There was a lot of water moving at Little Henty Reef

There have been much bigger swells in this area. But the deep low centred in the southern ocean south-west of Tasmania and its associated storms still created enough energy to bring sizeable groundswell to the Apollo Bay coast and beyond. As the low moved through the area, the wind eventually swung around to the south-west. But on the day these photos were taken the front had yet to pass and the wind was from the north-west. Such a wind is offshore for the waves arriving at Little Henty Reef which means the waves are shaped perfectly and groomed by the wind with giant manes of white water blowing back as they break.

This sequence of four images shows the stages of a wave first appearing in the large crescent shape dictated by the reef contours just north of Little Henty Reef, then peaking, breaking and finally crashing over the shallow reef with a perfect dark aqua barrel even on this gloomy wet and windy day. These photos were taken between squall lines.

A lot of water moving around.

The light and the texture of the ocean surface changes when it rains

Heavier rain darkened the day and the mood of the sea

I don’t know whether it’s the low light, the indistinct horizon, the heavy rain and stormy conditions, the size and darkness of these waves or all of the above which vividly conveys the majesty and power of groundswell such as this. Great spectres from the deep. Witnessing such a sight from the deck of a sailing ship 200 years ago with wind howling through the rigging and sizeable swell with breaking waves in very close proximity would surely have struck terror into the hearts of such seamen. On this coast, history records that this scenario is not idle speculation.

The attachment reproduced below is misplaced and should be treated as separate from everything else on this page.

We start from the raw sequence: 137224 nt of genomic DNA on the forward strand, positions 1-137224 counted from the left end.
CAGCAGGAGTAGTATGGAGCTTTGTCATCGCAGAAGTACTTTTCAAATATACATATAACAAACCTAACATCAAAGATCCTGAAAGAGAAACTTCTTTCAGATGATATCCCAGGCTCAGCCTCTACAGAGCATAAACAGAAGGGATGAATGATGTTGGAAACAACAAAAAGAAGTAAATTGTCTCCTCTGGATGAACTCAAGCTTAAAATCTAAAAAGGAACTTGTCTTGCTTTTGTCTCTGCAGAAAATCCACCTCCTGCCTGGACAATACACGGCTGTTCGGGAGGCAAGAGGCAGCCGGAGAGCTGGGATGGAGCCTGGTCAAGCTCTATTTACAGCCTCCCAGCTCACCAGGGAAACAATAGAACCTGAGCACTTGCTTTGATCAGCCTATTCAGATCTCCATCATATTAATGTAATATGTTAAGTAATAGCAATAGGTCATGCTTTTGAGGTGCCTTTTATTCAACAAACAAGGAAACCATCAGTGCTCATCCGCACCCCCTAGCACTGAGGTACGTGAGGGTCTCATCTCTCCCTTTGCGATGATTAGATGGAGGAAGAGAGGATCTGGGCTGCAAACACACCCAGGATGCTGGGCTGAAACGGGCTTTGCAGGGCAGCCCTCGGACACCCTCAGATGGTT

Streaming white mane of spray flowing behind this wave throwing out a small lip before it breaks. By the way, that’s a crested tern top right flying in the heavy rain over the waves. I always marvel at the ease and command of seabirds in stormy conditions and big seas. They truly are above it all and such conditions pose no threat to them. They are the masters of their domain.